Nothing is known about the biology of Strumigenys miniteras.
Bolton (2000) - A member of the Strumigenys emmae-group. Close to Strumigenys emmae and Strumigenys sutrix but immediately differentiated from both by the presence in miniteras of erect simple hairs on the occipital margin , small slender hairs on the promesonotum that contrast strongly with the broad cephalic pilosity, and presence of longitudinal rugulae on the pronotal dorsum.
Identification Keys including this Taxon
Distribution based on Regional Taxon Lists
Distribution based on AntMaps
Distribution based on AntWeb specimens
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Strumigenys were once thought to be rare. The development and increased use of litter sampling methods has led to the discovery of a tremendous diversity of species. Many species are specialized predators (e.g. see Strumigenys membranifera and Strumigenys louisianae). Collembola (springtails) and other tiny soil arthropods are typically favored prey. Species with long linear mandibles employ trap-jaws to sieze their stalked prey (see Dacetine trap-jaws). Larvae feed directly on insect prey brought to them by workers. Trophallaxis is rarely practiced. Most species live in the soil, leaf litter, decaying wood or opportunistically move into inhabitable cavities on or under the soil. Colonies are small, typically less than 100 individuals but in some species many hundreds. Moist warm habitats and micro-habitats are preferred. A few better known tramp and otherwise widely ranging species tolerate drier conditions. Foraging is often in the leaf litter and humus. Workers of many species rarely venture above ground or into exposed, open areas. Individuals are typically small, slow moving and cryptic in coloration. When disturbed individuals freeze and remain motionless. Males are not known for a large majority of species.
The following information is derived from Barry Bolton's New General Catalogue, a catalogue of the world's ants.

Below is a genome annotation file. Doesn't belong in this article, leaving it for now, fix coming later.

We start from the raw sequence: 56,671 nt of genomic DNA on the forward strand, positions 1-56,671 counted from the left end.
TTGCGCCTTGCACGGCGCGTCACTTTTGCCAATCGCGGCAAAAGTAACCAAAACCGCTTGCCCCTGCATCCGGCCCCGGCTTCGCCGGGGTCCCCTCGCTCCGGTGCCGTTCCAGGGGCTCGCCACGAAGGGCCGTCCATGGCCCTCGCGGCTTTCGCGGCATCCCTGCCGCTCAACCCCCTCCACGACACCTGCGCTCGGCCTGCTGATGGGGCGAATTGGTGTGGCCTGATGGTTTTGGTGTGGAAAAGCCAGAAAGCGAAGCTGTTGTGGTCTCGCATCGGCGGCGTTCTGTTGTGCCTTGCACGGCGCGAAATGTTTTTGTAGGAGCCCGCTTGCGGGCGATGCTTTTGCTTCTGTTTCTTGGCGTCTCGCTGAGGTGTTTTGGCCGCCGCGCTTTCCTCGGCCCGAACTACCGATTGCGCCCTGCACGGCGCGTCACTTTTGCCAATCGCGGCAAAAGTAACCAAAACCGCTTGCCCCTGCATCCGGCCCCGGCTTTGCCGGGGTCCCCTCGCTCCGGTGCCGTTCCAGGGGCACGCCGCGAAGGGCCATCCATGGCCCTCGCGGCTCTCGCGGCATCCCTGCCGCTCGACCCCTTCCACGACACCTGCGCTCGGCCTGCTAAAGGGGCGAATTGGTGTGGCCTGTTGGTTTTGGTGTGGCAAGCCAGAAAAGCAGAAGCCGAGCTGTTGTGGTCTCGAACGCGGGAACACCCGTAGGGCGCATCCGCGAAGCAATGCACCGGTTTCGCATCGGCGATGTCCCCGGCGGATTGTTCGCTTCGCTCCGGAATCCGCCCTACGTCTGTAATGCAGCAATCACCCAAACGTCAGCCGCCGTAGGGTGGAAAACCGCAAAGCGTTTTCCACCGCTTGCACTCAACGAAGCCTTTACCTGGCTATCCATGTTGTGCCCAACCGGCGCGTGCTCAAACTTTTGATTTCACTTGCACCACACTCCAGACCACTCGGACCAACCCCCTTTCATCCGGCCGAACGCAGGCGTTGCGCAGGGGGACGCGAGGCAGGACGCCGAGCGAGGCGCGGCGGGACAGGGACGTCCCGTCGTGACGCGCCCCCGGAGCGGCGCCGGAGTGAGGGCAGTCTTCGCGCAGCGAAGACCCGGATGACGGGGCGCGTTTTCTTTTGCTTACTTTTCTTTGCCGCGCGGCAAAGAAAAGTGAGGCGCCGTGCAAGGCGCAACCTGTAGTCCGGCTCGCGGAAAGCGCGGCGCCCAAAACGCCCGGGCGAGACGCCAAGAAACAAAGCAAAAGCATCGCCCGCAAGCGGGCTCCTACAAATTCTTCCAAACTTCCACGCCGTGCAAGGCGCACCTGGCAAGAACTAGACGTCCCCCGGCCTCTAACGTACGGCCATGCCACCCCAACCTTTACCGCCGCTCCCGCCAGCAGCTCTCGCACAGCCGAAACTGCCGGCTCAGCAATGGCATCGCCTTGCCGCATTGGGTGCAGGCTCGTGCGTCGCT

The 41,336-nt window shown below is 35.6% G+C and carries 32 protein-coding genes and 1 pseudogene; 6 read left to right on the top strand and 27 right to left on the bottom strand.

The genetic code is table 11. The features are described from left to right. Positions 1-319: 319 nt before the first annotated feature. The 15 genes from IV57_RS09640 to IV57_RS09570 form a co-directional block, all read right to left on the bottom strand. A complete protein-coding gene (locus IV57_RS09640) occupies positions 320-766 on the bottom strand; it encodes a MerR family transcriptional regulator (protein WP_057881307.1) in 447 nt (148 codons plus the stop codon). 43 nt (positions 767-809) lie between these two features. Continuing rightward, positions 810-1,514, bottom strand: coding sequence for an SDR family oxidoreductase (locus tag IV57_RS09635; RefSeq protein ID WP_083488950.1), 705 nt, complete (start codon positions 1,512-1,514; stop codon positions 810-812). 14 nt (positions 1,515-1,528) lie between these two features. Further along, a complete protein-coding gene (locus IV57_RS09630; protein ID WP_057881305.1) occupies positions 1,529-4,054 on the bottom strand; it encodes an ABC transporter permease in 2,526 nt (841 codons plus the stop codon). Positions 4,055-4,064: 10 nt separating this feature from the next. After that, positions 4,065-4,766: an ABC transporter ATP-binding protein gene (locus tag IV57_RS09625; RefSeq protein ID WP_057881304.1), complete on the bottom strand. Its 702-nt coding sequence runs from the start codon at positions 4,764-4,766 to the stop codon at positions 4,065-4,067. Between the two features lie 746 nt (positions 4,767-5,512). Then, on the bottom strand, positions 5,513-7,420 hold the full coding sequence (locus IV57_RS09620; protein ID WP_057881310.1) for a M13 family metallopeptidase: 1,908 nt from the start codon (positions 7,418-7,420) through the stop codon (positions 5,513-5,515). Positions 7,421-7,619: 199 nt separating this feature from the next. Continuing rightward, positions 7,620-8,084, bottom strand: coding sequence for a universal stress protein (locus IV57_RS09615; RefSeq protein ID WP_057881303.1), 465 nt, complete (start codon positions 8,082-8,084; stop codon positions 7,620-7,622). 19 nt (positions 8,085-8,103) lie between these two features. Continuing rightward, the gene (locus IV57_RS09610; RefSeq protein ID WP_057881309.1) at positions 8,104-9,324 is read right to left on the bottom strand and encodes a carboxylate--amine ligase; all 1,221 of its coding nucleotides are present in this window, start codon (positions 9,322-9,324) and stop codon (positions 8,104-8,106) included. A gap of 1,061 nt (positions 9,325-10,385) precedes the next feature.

- miniteras. Strumigenys miniteras Bolton, 2000: 952 (w.) AUSTRALIA.
Unless otherwise noted the text for the remainder of this section is reported from the publication that includes the original description.
HOLOTYPE. TL 1.8, HL 0.46, HW 0.36, CI 78, ML 0.14, MI 30, SL 0.22, SI 61, PW 0.23, AL 0.44. Closely related to emmae and answering the description of that species except as follows. Preapical dentition of mandible consists of a spiniform preapical tooth and a low bluntly rounded tubercle or welt that occupies most of the length of the inner margin between the preapical tooth and the apicodorsal tooth. Orbicular hairs of cephalic dorsum large and conspicuous; dorsolateral margin of head with a remiform apicoscrobal hair present and also with a second, similar but smaller hair that is located more posteriorly, on the margin of the occipital lobe. Occipital margin of head with 2 - 4 erect hairs. Ground-pilosity of pronotal dorsum of small spatulate hairs, contrasting strongly with the large orbicular hairs of the head. Pronotal dorsum weakly punctulate and with fine and quite dense longitudinal rugulae; mesonotum reticulate-punctate. Disc of postpetiole smooth.
PARATYPE. TL 1.7-1.8, HL 0.44-0.46, HW 0.35-0.37, CI 78-82, ML 0.13-0.15, MI 30-32, SL 0.21-0.22, SI 59-61, PW 0.21-0.24, AL 0.42 - 0.46 (6 measured).
- Holotype, worker, Mt Cook Natioanal Park, Queensland, Australia, Calder,A. & Feehan,J., ANIC32-017741, Australian National Insect Collection.
- Paratype, 3 workers, Iron Range, Queensland, Australia, Taylor,R.W. & Feehan,J., ANIC32-017742, Australian National Insect Collection.
- Paratype, 3 workers, West Claudie River, Iron Range, Queensland, Australia, Monteith,G., ANIC32-017743, Australian National Insect Collection.
- Paratype, 3 workers, West Claudie River, Iron Range, Queensland, Australia, The Natural History Museum.
- Bolton, B. 2000. The ant tribe Dacetini. Mem. Am. Entomol. Inst. 65: 1-1028 (page 952, worker described)